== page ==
Isolation and enrichment of T lymphocytes with MAb 14-4-4s was performed by procedures described previously (25, 26, 49, 50). Briefly, T lymphocytes were isolated from the inguinal lymph nodes of hamsters 7, 14, or 21 days after vaccination with formalin-inactivated B. burgdorferi 297 and from nonvaccinated hamsters. Single-cell suspensions of lymph node cells were prepared by teasing apart the lymph nodes with forceps and pressing them through a sterile stainless-steel 60-mesh screen into DMEM containing 10% heat-inactivated bovine calf serum and 5 × 10−5 M 2-mercaptoethanol. The cells were then pelleted by centrifugation (500 × g, 10 min, 4°C), the supernatant was decanted, and the cells were resuspended in PBS at a concentration of 2 × 107 cells per ml. MAb 14-4-4s in DMEM was added to the cell suspensions at a final dilution of 1:10 and incubated for 30 min at 4°C with periodic mixing. After incubation, cells were washed twice by centrifugation (500 × g, 10 min, 4°C) and resuspended in DMEM. Cell suspensions were then poured over 100- by 20-mm tissue culture dishes coated with 100 μg of unconjugated goat anti-mouse immunoglobulin in coupling buffer and incubated for 60 min at 4°C. Nonadherent cells were collected by gently rinsing the tissue culture dishes twice with 10 ml of cold DMEM. The cell suspensions from several tissue cultures dishes were aspirated, pooled, and centrifuged at 500 × g for 10 min at 4°C. The supernatant was decanted; the pellet was resuspended in DMEM, poured over another set of immunoglobulin-coated plates, and incubated for 60 min at 4°C. This process was repeated three times. Following the last panning cycle, nonadherent T lymphocytes were washed twice by centrifugation with PBS (500 × g, 10 min, 4°C) and resuspended in PBS. Cell viability was determined by trypan blue (Sigma) exclusion. Cells obtained using this method were shown to contain >95% T lymphocytes by flow cytometry (11, 23).
Cells remaining on the goat anti-mouse immunoglobulin-coated tissue culture dishes were rinsed twice with 10 ml of cold DMEM to remove any residual nonadherent cells. Five milliliters of cold, nonenzymatic cell dissociation solution was added to the dish, which was incubated at 4°C for 30 min. B lymphocytes were then removed by vigorously tapping and gently scraping the inside of the tissue culture dish with a sterile rubber policeman. Recovered B lymphocytes were pooled and centrifuged at 500 × g for 10 min at 4°C. After centrifugation, the supernatant was decanted and the B lymphocytes were resuspended in cold PBS. B-lymphocyte viability was determined by trypan blue exclusion. Cells obtained by this method were shown to contain 96 to 99% B lymphocytes by flow cytometry.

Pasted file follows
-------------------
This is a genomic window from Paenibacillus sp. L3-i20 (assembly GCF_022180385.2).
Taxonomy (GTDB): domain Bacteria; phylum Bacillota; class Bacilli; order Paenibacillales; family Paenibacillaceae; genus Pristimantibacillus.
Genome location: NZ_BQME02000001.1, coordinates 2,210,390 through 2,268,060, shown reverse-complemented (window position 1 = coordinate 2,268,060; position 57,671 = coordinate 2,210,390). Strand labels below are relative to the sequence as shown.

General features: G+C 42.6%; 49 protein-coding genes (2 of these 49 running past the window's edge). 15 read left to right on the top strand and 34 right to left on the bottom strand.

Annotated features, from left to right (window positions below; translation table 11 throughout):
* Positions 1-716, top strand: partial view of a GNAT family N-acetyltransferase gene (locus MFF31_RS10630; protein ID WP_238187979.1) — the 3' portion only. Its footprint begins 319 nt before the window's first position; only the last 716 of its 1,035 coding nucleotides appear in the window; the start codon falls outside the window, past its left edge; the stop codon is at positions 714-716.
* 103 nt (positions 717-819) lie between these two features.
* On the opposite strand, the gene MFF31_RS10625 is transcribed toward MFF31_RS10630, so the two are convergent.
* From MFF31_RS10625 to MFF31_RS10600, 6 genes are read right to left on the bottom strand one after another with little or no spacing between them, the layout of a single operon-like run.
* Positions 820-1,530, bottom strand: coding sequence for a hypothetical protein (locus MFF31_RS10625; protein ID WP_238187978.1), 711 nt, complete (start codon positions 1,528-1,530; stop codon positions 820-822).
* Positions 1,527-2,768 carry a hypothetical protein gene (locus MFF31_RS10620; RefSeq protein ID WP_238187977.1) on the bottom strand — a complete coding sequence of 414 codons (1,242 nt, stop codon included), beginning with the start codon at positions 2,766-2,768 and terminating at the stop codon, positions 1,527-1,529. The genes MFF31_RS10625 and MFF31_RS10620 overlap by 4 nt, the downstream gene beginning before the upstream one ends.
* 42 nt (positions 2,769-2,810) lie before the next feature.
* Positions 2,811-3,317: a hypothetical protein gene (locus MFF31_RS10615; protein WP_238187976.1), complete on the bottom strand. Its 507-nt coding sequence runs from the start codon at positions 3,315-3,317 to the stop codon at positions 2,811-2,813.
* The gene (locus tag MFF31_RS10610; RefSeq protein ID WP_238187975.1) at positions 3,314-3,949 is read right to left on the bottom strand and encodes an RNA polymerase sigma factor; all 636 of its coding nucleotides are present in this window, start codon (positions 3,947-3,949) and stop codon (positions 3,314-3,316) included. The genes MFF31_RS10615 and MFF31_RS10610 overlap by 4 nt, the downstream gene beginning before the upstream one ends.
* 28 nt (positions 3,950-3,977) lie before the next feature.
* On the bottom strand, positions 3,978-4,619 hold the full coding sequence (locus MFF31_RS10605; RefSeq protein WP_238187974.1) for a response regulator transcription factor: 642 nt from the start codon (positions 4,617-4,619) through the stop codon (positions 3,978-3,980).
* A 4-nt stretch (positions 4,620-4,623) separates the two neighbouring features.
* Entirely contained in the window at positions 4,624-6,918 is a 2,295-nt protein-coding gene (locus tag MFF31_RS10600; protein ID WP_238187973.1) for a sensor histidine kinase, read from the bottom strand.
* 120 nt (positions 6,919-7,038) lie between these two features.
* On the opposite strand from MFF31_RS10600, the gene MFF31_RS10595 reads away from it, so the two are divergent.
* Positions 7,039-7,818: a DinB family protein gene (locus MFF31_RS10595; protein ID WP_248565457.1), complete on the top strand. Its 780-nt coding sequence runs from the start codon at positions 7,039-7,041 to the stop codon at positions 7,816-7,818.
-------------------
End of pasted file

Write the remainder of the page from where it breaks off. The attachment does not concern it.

One-hundred-microliter samples containing 106 lymph node cells were stained before and after panning with MAb 14-4-4s for the presence of B lymphocytes or CD4+ T lymphocytes. Cell preparations were stained 1:100 for 15 min at 4°C with a phycoerythrin-conjugated goat anti-hamster immunoglobulin, specific for both heavy and light chains (Boehringer Mannheim Biochemicals). CD4+ T lymphocytes were stained with a phycoerythrin-conjugated rat anti-mouse CD4 (L3T4) antibody (1:100; Boehringer Mannheim Biochemicals) for 15 min at 4°C. Samples were then washed twice with PBS by centrifugation, fixed with 1% paraformaldehyde (Sigma), and kept in the dark until analyzed by flow cytometry. Controls used included phycoerythrin-conjugated rat and goat antibodies and unstained T- and B-cell preparations. All samples were analyzed by using a FACScan flow cytometer (Becton Dickinson Immunocytometry Systems, San Jose, Calif.). Cells were detected by forward scatter, side scatter, and phycoerythrin fluorescence. Five thousand events were acquired for each sample and were analyzed by histogram profiles of phycoerythrin fluorescence by using LYSYS II software. Gates were drawn using control preparations of unstained samples or cells stained with the isotype control antibodies. The percentage of B lymphocytes present in the cellular suspensions was determined by the percent shift in the phycoerythrin fluorescence of the stained cells.
Macrophages (5 × 106) and 2 × 108 B. burgdorferi 297 organisms were cocultured with 5 × 106 T and 5 × 106 B cells from vaccinated or nonvaccinated hamsters in DMEM in sterile flat-bottom multiwell tissue culture plates (Becton Dickinson, Lincoln Park, N.J.) at 37°C with 7.5% CO2 for 10 days. At days 4, 8, and 10 after cultivation, 0.5-ml samples of the supernatants were collected and centrifuged at 12,000 rpm for 10 min to remove spirochetes and other cellular debris. The supernatants were then stored at −70°C until used. In other experiments, 5 × 106, 2 × 106, 1 × 106, or 5 × 105 T cells from hamsters vaccinated for 7 or 21 days were added to the suspensions of macrophages and B. burgdorferi containing T and B cells from hamsters vaccinated for 14 days. Controls included naive macrophages and B. burgdorferi alone, naive macrophages and B. burgdorferi with naive or immune T cells, naive macrophages and B. burgdorferi with naive or immune B cells, naive or immune B or T cells alone, and naive macrophages with naive or immune T and B cells.